Thursday, July 31, 2008

If Ava can't count dollars, it don't make sense

Somehow my daughter had more cash on hand than I did last week. $366. That's how much I found in her personalized piggy bank. I wanted to keep her occupied by hanging with J. and listening to the coins dropping into the bank and couldn't figure out why they weren't making noise.

It turns out J. has been stuffing all her monetary gifts in there, along with periodic loose dollars in his pockets at the end of the week. Cha-ching! So she has her own little savings account now at the credit union.
She enjoyed waving the bills around more than fiddling with the coins, smart investor-in-training that she is. I'm hoping I can teach her to say "miracle of compounding" before she's two.

There's a nifty compounding calculator here that shows if we add just $25/month to her account over the next 18 years and get an 8% average annual yield compounded monthly she'll have more than $13,000 when she gets ready to go off to college!

Clearly, with college tuition costs already in the stratosphere, we'll need to make additional investments for her too, but her little account could help cover the cost of books and incidentals for a couple years, or serve as a down payment on a little condo if she goes to a school where lots of students live off campus. With a couple roommates, she could easily cover the mortgage and finish school with a degree and an appreciating asset, which is still the foundation of wealth building for most families, current housing industry meltdown notwithstanding.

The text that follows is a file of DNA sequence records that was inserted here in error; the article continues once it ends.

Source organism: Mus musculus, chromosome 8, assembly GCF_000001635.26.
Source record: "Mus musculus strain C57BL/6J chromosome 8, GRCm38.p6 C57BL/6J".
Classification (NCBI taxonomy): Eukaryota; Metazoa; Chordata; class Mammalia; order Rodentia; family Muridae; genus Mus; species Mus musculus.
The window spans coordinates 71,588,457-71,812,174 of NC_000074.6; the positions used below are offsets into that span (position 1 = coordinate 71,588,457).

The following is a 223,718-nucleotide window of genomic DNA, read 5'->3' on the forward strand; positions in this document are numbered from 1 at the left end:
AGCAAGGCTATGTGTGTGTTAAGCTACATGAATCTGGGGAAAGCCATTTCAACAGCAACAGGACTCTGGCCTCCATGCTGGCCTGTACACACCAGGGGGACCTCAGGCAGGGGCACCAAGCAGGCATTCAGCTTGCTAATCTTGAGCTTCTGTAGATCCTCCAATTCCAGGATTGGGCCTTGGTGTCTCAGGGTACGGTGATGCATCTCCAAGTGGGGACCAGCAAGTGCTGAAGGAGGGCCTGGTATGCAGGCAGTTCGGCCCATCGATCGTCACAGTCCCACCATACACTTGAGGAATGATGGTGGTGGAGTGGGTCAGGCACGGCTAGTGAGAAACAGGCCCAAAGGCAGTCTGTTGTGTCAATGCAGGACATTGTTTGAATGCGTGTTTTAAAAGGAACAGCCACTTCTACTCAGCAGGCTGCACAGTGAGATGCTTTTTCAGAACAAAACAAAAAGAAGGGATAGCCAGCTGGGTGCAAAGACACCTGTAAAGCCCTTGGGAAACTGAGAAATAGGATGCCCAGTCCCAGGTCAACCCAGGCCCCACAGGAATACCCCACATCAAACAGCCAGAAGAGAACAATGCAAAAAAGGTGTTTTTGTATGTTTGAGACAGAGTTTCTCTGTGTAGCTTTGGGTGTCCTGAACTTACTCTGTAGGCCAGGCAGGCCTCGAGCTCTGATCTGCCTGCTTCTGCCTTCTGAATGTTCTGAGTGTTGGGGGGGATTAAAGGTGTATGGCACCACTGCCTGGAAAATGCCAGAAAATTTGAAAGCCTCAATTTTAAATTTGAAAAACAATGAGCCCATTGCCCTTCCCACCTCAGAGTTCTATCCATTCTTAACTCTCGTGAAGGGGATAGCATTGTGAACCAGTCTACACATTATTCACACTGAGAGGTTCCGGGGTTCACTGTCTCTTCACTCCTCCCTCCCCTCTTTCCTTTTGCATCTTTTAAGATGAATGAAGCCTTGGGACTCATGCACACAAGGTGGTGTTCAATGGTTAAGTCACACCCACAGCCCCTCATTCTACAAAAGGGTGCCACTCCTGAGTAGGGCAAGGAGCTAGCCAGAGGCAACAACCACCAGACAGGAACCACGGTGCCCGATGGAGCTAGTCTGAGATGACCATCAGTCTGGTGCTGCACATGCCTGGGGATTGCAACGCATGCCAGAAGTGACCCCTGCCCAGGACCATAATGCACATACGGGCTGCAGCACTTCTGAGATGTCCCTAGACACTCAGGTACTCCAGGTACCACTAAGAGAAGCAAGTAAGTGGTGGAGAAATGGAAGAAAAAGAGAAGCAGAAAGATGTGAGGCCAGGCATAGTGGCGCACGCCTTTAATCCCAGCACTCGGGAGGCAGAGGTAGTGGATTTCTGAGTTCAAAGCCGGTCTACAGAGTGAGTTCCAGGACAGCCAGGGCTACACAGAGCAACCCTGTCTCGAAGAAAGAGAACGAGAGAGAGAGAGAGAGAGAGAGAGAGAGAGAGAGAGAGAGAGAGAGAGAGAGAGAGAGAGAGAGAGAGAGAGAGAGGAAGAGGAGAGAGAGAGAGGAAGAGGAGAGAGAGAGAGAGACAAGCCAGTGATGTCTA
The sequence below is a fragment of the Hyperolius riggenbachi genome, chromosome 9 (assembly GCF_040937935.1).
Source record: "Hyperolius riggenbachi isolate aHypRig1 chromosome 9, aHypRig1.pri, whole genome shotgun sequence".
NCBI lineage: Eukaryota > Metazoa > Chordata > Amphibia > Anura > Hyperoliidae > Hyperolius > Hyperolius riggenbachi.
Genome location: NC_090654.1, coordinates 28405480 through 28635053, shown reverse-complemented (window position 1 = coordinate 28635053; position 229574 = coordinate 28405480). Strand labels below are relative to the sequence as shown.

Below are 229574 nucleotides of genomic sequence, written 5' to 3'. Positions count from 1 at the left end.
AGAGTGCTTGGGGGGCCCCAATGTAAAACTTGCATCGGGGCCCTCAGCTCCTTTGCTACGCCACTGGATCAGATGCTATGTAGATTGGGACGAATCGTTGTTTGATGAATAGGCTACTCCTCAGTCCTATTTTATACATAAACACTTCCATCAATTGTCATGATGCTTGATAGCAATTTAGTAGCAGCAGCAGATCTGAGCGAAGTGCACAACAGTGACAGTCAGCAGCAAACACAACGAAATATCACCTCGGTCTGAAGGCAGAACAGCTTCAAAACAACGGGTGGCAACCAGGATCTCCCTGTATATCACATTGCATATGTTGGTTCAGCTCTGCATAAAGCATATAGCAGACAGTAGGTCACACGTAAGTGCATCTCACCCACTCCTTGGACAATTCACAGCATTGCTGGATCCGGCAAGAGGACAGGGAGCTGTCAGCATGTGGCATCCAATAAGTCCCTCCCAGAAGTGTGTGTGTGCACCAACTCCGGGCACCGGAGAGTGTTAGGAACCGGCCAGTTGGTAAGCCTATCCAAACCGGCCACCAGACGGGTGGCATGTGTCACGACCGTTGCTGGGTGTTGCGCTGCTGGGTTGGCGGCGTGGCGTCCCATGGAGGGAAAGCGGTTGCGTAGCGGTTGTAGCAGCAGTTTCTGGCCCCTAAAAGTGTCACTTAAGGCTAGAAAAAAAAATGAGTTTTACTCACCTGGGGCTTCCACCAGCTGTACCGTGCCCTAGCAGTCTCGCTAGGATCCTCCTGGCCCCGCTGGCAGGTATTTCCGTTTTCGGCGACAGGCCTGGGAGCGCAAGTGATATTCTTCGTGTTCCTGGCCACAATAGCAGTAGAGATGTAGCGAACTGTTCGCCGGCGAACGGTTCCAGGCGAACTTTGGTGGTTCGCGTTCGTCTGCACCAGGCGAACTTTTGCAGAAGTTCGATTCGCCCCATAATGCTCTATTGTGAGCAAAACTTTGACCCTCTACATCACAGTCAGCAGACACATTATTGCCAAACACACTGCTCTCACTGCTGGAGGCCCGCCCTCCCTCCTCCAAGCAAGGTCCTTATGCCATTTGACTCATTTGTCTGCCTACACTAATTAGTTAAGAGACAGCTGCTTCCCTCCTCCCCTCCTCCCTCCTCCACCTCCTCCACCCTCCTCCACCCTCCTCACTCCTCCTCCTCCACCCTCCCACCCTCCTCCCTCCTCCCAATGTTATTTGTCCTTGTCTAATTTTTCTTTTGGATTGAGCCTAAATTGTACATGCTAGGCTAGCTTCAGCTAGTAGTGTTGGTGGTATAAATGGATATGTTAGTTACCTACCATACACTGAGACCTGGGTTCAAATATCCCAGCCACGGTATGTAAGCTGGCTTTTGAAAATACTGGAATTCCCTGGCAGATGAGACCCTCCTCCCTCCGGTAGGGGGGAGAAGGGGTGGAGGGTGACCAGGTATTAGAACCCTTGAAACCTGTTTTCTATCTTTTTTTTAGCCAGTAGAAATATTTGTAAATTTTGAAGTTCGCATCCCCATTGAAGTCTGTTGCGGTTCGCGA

Black Enterprise magazine has a great initiative they've undertaken to help more families of color build generational wealth called the Declaration of Financial Empowerment. As their site explains, the program "seeks to empower you by changing your attitude toward money management and revealing comprehensive savings, investment and consumer strategies."

In the fascinating book "The Hidden Cost of Being African American: How Wealth Perpetuates Inequality," (PBS review here) author Thomas Shapiro argues that disparities of wealth partly explain "the higher risks of poverty, joblessness and incarceration" in communities of color.

In particular, the relative lack of intergenerational wealth (assets that parents or other family members hand down to their kids to build upon for the next generation) hurts communities of color while helping other communities to lift succeeding generations economically and socially beyond their own achievements. The simple act of being able to graduate from college debt free is a huge leg up for anyone. With no debt, you can take jobs or opportunities that may not pay much (or anything) up front, but provide valuable contacts, insight, and experience. For students with huge loans to pay back, this option is often just not possible. It also means that students from families with intergenerational assets (such as parents who can pay some or all of a student's college tuition) don't begin post-graduate life in the hole financially, which the book points out has its own compounded benefits that grow over time.

We're hoping to both provide a leg up for Ava and teach her to be a good steward of her (and our!) money. The book lays out the academic research for why this matters. But we can look around our own community and see it in action.

Building financial literacy in my child: another important task on my parental duty list.

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